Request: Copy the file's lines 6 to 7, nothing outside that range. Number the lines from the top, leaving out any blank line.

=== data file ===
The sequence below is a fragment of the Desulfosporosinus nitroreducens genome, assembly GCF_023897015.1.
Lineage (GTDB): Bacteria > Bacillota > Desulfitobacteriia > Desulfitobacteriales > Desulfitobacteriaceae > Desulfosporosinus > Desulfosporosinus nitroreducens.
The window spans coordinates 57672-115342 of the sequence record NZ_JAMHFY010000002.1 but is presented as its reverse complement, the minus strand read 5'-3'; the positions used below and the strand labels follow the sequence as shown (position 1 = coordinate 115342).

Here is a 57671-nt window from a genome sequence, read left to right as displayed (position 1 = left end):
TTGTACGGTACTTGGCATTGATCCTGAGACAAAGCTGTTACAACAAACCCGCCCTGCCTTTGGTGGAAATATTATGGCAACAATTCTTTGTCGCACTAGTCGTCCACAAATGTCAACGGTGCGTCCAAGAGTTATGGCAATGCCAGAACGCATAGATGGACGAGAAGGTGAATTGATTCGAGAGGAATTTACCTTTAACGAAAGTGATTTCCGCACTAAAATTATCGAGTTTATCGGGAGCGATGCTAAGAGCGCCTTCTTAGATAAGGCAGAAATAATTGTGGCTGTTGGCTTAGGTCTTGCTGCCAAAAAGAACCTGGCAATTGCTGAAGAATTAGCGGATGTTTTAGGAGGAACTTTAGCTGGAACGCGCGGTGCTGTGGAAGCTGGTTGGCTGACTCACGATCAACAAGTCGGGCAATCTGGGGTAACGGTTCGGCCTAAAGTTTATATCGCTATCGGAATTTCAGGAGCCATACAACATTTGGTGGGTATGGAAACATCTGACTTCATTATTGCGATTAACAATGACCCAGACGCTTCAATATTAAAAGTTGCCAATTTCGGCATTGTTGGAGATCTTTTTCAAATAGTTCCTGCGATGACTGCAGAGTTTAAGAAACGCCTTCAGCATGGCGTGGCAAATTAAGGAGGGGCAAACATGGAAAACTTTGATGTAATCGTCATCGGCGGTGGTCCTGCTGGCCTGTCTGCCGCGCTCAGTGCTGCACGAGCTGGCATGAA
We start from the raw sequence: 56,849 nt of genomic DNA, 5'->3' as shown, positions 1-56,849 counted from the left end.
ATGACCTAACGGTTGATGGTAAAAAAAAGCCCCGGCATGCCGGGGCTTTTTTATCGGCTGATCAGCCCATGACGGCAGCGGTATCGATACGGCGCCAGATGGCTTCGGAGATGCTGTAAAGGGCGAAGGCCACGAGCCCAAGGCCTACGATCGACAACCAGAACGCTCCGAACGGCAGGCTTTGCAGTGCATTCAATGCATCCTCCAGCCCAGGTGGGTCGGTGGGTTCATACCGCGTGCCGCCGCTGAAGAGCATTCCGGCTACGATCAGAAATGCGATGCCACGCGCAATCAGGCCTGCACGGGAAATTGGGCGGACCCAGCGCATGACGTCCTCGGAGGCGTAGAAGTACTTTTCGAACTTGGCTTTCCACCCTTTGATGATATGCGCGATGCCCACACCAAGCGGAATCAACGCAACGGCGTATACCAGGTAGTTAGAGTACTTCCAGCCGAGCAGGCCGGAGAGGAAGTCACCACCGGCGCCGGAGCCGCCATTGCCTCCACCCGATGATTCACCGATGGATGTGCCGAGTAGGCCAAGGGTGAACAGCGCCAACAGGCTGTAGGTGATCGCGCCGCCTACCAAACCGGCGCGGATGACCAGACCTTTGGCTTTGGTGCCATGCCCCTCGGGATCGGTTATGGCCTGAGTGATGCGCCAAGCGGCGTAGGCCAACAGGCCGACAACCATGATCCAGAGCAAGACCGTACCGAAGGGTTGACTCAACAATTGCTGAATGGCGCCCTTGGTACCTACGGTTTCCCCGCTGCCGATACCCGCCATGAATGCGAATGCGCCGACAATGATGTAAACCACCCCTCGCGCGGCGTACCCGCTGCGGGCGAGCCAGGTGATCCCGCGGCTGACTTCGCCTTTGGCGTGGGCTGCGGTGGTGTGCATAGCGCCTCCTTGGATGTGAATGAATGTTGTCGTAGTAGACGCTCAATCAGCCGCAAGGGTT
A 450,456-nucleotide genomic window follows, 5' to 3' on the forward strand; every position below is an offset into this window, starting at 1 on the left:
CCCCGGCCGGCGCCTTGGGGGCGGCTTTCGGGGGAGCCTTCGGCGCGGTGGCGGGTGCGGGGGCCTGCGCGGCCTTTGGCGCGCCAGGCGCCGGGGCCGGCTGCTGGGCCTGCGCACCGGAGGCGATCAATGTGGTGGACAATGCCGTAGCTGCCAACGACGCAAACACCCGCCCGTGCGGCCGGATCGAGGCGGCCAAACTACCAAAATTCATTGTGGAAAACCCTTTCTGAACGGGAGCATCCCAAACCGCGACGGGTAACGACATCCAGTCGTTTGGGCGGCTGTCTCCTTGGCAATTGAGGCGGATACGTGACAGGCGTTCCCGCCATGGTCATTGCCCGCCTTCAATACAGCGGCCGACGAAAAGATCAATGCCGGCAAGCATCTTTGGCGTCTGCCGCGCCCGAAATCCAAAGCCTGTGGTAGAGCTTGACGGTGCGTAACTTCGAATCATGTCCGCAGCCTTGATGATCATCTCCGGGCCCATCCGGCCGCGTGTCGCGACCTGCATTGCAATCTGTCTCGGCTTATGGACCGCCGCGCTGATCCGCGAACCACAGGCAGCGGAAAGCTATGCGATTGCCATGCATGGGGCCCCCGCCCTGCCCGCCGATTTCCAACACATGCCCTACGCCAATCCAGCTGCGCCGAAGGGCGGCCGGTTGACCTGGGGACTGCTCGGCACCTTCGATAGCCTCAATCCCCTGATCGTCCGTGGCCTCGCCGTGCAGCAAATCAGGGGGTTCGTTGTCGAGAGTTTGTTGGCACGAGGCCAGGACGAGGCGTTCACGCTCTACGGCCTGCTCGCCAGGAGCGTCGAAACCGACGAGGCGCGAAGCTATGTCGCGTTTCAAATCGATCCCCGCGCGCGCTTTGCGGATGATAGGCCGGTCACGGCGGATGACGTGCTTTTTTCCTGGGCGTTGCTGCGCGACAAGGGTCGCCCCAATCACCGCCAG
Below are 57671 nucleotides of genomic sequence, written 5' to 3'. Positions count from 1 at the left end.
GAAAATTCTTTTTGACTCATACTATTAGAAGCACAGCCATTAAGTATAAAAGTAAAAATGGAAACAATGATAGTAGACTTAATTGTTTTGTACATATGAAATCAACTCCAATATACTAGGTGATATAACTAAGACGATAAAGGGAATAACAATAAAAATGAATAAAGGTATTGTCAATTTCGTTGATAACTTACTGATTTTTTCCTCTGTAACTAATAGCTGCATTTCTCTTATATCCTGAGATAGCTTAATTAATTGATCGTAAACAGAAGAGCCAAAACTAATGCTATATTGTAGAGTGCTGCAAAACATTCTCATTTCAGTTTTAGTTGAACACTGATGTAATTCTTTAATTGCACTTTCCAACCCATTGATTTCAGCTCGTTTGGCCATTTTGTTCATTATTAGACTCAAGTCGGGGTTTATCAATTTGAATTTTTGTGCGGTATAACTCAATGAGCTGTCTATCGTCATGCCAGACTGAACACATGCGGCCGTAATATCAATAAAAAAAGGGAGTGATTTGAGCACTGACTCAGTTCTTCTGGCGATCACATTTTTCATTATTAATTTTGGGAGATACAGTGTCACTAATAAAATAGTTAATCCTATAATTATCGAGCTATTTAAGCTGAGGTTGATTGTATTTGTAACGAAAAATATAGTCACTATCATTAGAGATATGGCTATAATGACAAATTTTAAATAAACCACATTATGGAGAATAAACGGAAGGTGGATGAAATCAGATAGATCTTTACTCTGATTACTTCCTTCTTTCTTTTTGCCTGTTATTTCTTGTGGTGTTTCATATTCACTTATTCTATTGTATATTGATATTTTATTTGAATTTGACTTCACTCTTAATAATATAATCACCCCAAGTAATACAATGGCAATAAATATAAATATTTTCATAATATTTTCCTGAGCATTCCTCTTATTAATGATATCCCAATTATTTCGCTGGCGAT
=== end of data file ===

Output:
We start from the raw sequence: 56,849 nt of genomic DNA, 5'->3' as shown, positions 1-56,849 counted from the left end.
ATGACCTAACGGTTGATGGTAAAAAAAAGCCCCGGCATGCCGGGGCTTTTTTATCGGCTGATCAGCCCATGACGGCAGCGGTATCGATACGGCGCCAGATGGCTTCGGAGATGCTGTAAAGGGCGAAGGCCACGAGCCCAAGGCCTACGATCGACAACCAGAACGCTCCGAACGGCAGGCTTTGCAGTGCATTCAATGCATCCTCCAGCCCAGGTGGGTCGGTGGGTTCATACCGCGTGCCGCCGCTGAAGAGCATTCCGGCTACGATCAGAAATGCGATGCCACGCGCAATCAGGCCTGCACGGGAAATTGGGCGGACCCAGCGCATGACGTCCTCGGAGGCGTAGAAGTACTTTTCGAACTTGGCTTTCCACCCTTTGATGATATGCGCGATGCCCACACCAAGCGGAATCAACGCAACGGCGTATACCAGGTAGTTAGAGTACTTCCAGCCGAGCAGGCCGGAGAGGAAGTCACCACCGGCGCCGGAGCCGCCATTGCCTCCACCCGATGATTCACCGATGGATGTGCCGAGTAGGCCAAGGGTGAACAGCGCCAACAGGCTGTAGGTGATCGCGCCGCCTACCAAACCGGCGCGGATGACCAGACCTTTGGCTTTGGTGCCATGCCCCTCGGGATCGGTTATGGCCTGAGTGATGCGCCAAGCGGCGTAGGCCAACAGGCCGACAACCATGATCCAGAGCAAGACCGTACCGAAGGGTTGACTCAACAATTGCTGAATGGCGCCCTTGGTACCTACGGTTTCCCCGCTGCCGATACCCGCCATGAATGCGAATGCGCCGACAATGATGTAAACCACCCCTCGCGCGGCGTACCCGCTGCGGGCGAGCCAGGTGATCCCGCGGCTGACTTCGCCTTTGGCGTGGGCTGCGGTGGTGTGCATAGCGCCTCCTTGGATGTGAATGAATGTTGTCGTAGTAGACGCTCAATCAGCCGCAAGGGTT